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Copyright © 1998 The Washington Post. I have concluded that
the importance of these views to the ongoing public policy debate and the
noncommercial nature of this web site justify the reprinting of this excerpt
as a fair use under copyright law. Please do not copy for any purpose
other than a fair or otherwise noninfringing use without the permission
of the Washington Post. This piece is excerpted from a longer article
by Washington Post Staff Writer Bill McAllister entitled "A Capital Way
to Stop a Headache," October 15, 1998, p. A21. The longer article also discusses the recent
adoption of the Digital Millennium Copyright Act.
There were more than the usual mouse tracks around Capitol Hill last
week after the House and Senate completed action on legislation extending
U.S. copyrights for another 20 years. But the Walt Disney Co. had made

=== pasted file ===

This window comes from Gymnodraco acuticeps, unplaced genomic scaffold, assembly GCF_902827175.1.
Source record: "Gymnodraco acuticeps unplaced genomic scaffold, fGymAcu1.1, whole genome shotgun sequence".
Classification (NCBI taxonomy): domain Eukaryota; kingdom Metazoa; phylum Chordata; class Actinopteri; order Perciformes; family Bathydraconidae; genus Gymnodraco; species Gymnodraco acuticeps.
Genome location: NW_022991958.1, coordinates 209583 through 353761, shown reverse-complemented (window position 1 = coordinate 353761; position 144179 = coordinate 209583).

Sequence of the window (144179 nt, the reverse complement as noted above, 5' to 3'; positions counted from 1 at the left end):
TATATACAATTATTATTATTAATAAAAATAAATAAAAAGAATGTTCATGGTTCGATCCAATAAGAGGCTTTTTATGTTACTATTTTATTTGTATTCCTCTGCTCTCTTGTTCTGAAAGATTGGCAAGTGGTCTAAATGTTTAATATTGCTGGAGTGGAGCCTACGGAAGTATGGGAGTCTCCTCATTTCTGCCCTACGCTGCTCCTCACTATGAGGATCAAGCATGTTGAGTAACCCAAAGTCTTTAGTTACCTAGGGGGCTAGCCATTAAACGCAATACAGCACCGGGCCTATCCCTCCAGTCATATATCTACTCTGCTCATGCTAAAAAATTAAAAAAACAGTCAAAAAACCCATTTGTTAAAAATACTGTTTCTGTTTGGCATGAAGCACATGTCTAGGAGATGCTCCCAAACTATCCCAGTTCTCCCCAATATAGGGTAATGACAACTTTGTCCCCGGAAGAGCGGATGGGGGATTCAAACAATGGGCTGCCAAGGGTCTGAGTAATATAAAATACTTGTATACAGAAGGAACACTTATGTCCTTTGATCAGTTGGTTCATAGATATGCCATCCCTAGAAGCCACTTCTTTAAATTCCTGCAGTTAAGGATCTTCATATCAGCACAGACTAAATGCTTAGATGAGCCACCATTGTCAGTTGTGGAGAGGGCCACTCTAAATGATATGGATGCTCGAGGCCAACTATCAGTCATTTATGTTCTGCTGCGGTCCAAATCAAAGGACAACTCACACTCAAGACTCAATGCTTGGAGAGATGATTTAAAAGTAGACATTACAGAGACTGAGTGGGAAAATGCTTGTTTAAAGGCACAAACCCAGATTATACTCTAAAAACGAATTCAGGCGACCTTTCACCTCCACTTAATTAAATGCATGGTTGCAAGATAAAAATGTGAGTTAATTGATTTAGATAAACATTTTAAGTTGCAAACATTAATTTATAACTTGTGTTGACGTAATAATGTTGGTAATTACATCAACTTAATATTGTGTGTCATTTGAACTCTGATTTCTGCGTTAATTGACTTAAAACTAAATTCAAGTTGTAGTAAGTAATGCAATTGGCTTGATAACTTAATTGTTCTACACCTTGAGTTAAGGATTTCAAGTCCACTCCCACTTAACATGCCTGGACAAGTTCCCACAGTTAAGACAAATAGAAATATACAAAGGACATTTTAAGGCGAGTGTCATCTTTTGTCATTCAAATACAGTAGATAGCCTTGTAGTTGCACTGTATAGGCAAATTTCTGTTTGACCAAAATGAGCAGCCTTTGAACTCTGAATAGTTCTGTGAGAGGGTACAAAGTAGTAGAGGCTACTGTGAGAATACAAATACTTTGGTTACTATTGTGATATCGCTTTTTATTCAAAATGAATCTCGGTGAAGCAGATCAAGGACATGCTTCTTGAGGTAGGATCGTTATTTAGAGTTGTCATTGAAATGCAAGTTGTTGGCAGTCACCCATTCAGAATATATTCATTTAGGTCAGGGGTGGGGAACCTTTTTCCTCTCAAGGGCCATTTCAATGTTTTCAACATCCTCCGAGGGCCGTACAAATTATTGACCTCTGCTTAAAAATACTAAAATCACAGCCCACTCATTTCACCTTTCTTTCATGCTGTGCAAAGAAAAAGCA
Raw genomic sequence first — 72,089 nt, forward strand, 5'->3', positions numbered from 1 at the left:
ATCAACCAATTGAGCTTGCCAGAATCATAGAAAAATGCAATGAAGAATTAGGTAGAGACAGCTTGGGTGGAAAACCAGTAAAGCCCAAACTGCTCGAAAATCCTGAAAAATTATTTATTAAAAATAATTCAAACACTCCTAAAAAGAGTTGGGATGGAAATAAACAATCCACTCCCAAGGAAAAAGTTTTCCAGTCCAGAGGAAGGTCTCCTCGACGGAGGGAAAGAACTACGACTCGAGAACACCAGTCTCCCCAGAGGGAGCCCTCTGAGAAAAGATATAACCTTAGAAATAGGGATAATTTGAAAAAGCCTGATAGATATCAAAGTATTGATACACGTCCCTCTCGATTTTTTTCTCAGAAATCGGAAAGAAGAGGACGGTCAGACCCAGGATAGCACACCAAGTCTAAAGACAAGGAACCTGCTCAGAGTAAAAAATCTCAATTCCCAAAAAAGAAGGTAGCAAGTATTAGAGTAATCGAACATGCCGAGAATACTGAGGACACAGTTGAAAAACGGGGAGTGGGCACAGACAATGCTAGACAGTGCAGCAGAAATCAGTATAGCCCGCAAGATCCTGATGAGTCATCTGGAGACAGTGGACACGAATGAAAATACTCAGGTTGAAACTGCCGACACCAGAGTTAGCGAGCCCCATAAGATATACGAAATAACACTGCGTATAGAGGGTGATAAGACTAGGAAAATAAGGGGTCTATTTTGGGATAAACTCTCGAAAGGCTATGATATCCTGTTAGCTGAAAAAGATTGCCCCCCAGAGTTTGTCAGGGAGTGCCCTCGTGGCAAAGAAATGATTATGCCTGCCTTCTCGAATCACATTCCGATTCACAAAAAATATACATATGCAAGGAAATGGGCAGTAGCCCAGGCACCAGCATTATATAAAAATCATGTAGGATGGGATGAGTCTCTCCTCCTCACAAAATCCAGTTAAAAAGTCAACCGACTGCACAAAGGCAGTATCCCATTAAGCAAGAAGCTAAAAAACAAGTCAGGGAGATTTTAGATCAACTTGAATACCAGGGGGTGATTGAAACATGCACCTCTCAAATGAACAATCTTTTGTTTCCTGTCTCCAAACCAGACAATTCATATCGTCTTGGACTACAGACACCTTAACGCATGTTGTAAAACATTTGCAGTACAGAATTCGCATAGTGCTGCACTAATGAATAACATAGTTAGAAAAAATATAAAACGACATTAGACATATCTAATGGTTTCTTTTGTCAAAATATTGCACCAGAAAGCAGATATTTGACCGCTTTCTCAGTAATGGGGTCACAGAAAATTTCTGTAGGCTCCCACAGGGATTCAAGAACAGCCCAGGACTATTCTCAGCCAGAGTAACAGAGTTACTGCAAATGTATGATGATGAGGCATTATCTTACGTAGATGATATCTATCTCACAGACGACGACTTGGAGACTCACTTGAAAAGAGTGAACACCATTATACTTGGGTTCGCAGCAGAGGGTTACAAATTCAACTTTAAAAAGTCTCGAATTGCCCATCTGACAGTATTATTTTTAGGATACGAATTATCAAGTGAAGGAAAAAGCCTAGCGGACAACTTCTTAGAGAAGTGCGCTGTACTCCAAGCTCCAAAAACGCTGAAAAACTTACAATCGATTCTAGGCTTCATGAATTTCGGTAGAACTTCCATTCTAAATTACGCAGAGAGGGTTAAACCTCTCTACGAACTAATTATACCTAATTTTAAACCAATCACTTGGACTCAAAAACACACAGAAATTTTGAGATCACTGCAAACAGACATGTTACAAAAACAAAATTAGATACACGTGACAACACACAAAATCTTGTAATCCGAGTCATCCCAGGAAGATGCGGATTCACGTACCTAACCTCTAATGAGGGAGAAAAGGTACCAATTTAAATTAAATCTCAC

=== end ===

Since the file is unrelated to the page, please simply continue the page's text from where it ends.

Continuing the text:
certain that key members of the House and Senate especially knew about
the possible plight of Mickey, Pluto and Goofy.
Under existing copyright law, Mickey's copyright will expire in 2003,
Pluto's in 2006 and Goofy's in 2008, and that would end Disney's claim to
royalties on some of the most valuable assets in its movie vaults. So last
summer, Disney imported its chief executive, Michael D. Eisner, to pitch
Senate Majority Leader Trent Lott (R-Miss.) and House Speaker Newt
Gingrich (R-Ga.) on extending the copyrights.
"We generally don't talk about our lobbying plans," said Disney spokesman
Thomas J. Deegan, but he acknowledged that Alan K. Ota, a
Congressional Quarterly reporter, had scored a coup when he spotted
Eisner at Lott's office June 9.
Hill staff members said that other Disney representatives, along with other
movie industry representatives, had made strong pleas for a 20-year
extension to all copyrights. And the Center for Responsive Politics noted
that a week after his meeting with Eisner, Lott agreed to co-sponsor the
copyright extension legislation. That same day, Disney's political action
committee made a $1,000 contribution to Lott's campaign committee,
CPR added, and on June 25, Disney gave $20,000 to the National
Republican Senatorial Committee.
It's doubtful, however, that any lawmakers will be taping "I'm Going to
Disney World" TV spots as they depart Washington this week.